Govt Must Be Held to Account in Election Year
Government Must Be Held to Account in Election Year
Weekly Column by Dr Muriel Newman
Last week I was subjected to the wrath of a Bulgarian journalist who is now living here. He was angry because he thinks most New Zealanders are oblivious to the fact that the present government is turning our country into a socialist society. He sees the daily erosion of freedom, the growth in regulation and other central controls, and he feels that the government is not being properly held to account for what is a fundamental corrosion of our democracy.
His anger struck a chord. I visited his country back in the heyday of communist rule. The country was grey and bleak and the people repressed and poor. It was not a place you would want to live and raise a family.
Socialism is based on the public collective ownership or control of the means of production, distribution and exchange. It's avowed aim is to operate for use, rather than profit. That helps to explain why the Labour Government is so ideologically opposed to private enterprise and why it favours the nationalisation of industries and the expansion of the public service.
The re-regulation of industrial relations through the Employment Relations Act has dealt a body blow to private business, delivering significant power over the control of their workforce to state-manipulated unions. The result has been a rapid escalation in the number of strikes.
The government's 'strengthening' of the public service has meant that 'mates', like Susan Bathgate formerly of the Employment Relations Authority could triple dip.
The renationalisation of Accident Compensation has reversed the competitive advantage enjoyed when opened up to private enterprise. The renationalisation of the country's airline has already resulted in a decrease of service and an increase in fares. The renationalisation of Auckland's rail system, in spite of all of the rhetoric, will not reduce congestion on motorways.
The government's coercive, anti-freedom agenda should now be clear to us all. Whether it's in the area of science, education, health, social work, telecommunications, transport, local government, fishing, food labelling, employment - no area of life in New Zealand is safe from the heavy hand of government regulation and control. In fact the Herald newspaper recently estimated the cost on a medium sized business of the raft of regulations passed in the last two years at well over $25,000.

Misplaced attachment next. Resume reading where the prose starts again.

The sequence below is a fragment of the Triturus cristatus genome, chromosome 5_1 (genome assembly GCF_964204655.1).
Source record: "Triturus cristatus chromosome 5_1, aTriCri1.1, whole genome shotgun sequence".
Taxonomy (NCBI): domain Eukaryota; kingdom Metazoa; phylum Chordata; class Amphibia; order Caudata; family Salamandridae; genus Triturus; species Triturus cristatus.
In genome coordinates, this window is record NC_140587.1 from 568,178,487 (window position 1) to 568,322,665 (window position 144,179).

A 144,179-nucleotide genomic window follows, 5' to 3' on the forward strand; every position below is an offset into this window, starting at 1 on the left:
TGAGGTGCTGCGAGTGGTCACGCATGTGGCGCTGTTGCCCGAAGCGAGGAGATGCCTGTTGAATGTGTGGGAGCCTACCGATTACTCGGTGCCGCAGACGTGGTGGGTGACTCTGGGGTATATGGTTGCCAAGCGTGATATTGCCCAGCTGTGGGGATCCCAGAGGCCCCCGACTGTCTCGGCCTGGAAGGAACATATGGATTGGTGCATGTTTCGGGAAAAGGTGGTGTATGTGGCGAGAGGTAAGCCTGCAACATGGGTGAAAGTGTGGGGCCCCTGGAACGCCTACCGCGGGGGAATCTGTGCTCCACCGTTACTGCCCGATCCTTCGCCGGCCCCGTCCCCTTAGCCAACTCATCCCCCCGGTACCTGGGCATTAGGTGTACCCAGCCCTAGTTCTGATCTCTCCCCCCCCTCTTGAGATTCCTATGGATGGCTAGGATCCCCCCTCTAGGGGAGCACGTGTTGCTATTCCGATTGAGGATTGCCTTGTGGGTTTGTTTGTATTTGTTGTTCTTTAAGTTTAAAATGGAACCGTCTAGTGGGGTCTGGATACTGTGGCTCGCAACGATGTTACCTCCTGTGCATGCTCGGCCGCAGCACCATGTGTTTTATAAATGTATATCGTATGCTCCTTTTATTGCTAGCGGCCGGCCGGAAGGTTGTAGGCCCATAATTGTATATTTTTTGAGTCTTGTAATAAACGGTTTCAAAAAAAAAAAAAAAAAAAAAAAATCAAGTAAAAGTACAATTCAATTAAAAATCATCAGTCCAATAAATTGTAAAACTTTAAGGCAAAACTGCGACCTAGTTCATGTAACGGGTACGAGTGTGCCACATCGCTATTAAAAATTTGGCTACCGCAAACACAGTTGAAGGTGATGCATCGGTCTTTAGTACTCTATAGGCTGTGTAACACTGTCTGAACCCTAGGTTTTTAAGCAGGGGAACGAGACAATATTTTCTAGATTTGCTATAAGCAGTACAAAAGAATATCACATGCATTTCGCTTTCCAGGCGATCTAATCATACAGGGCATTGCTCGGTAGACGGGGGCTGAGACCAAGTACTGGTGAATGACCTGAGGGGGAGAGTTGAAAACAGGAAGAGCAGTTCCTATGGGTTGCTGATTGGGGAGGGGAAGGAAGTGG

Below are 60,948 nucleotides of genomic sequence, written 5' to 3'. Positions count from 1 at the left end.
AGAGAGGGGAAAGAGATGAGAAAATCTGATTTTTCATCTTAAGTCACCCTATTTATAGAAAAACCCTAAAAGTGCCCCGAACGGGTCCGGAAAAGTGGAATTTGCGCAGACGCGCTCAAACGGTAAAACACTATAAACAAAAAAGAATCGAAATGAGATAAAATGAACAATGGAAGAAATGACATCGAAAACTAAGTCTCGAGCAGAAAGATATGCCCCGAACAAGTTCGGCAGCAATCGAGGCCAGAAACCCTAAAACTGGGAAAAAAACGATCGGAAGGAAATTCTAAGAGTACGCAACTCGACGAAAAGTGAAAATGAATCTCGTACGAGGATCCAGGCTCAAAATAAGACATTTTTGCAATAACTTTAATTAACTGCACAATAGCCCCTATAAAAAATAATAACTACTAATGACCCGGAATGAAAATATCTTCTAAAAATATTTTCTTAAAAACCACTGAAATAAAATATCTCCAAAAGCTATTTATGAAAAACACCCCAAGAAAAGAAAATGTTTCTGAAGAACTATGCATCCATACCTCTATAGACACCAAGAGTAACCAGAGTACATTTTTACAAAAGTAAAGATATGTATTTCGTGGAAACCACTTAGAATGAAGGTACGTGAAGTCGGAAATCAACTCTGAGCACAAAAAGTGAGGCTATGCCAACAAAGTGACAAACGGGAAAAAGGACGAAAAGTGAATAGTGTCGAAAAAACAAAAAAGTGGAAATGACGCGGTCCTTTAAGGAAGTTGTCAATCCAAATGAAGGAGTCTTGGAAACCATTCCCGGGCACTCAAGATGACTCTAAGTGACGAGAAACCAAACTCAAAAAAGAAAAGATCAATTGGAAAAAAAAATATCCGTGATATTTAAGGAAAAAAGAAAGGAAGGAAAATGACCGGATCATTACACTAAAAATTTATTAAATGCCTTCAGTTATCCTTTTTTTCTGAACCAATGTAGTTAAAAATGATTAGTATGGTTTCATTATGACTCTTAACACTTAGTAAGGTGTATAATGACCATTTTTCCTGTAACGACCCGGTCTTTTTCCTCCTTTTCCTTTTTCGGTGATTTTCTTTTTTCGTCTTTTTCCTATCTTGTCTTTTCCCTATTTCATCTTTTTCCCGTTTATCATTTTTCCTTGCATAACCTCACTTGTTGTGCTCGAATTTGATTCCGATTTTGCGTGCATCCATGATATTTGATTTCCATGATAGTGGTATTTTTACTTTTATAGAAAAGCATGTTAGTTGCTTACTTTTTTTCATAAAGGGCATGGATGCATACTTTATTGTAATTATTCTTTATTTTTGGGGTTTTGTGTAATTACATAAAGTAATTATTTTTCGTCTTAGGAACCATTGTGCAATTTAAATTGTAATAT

In true socialist style, the government came to office, enthusiastically embracing wealth redistribution - taking money off those who earned it to give it to those who didn't - as a means to eliminate inequality. The fact that such a doctrine has been shown throughout history to fail doesn't appear to matter to them.
The reality is that a true democracy depends not on equal results but on equal opportunity, for its legitimacy. It is driven by the belief that a fundamental desire of all free individuals to better themselves. That means that an essential role of government is to create the conditions for economic growth in order to encourage social mobility.
In his book Free to Choose Milton Friedman puts it this way: 'Any society that puts equality ahead of freedom will end up with neither equality nor freedom. The use of force to achieve equality will destroy freedom, and the force, introduced for good purposes, will end up in the hands of people who use it to promote their own interests. 'A society that puts freedom first, will end up with both greater freedom and greater equality. A free society releases the energies and the abilities of people to pursue their own objectives. It prevents some people from arbitrarily suppressing others. It does not prevent some people from achieving positions of privilege, but so long as freedom is maintained, it prevents those positions of privilege from becoming institutionalised; they are subject to continued attack by other able, ambitious people. 'Freedom means diversity but also mobility. It preserves the opportunity for today's disadvantaged to become tomorrow's privileged and in the process, it enables almost everyone, from top to bottom, to enjoy a fuller and richer life'.
Economic growth depends on a proper functioning of a free market with government regulation and control getting in the way. In fact, the free market remains the most effective wealth generating mechanism known to man. According to Friedman: 'Wherever the free market has been permitted to operate, wherever anything approaching equality of opportunity has existed, the ordinary man has been able to attain levels of living never dreamed of before. Nowhere is the gap between rich and poor wider, nowhere are the rich richer and the poor poorer than in those societies that do not permit the free market to operate'.
The Bulgarian journalist was right to be concerned about the actions of this government. He was less than complimentary about the scrutiny of those actions by the New Zealand media, explaining that when he worked for the Bulgarian state newspaper, at least they were honest enough to stamp the communist party logo on the front of the paper. Given that election year is now upon us, in the interests of democracy, we must hope that the actions of the government go under the microscope, not only of the media, but of voters as well.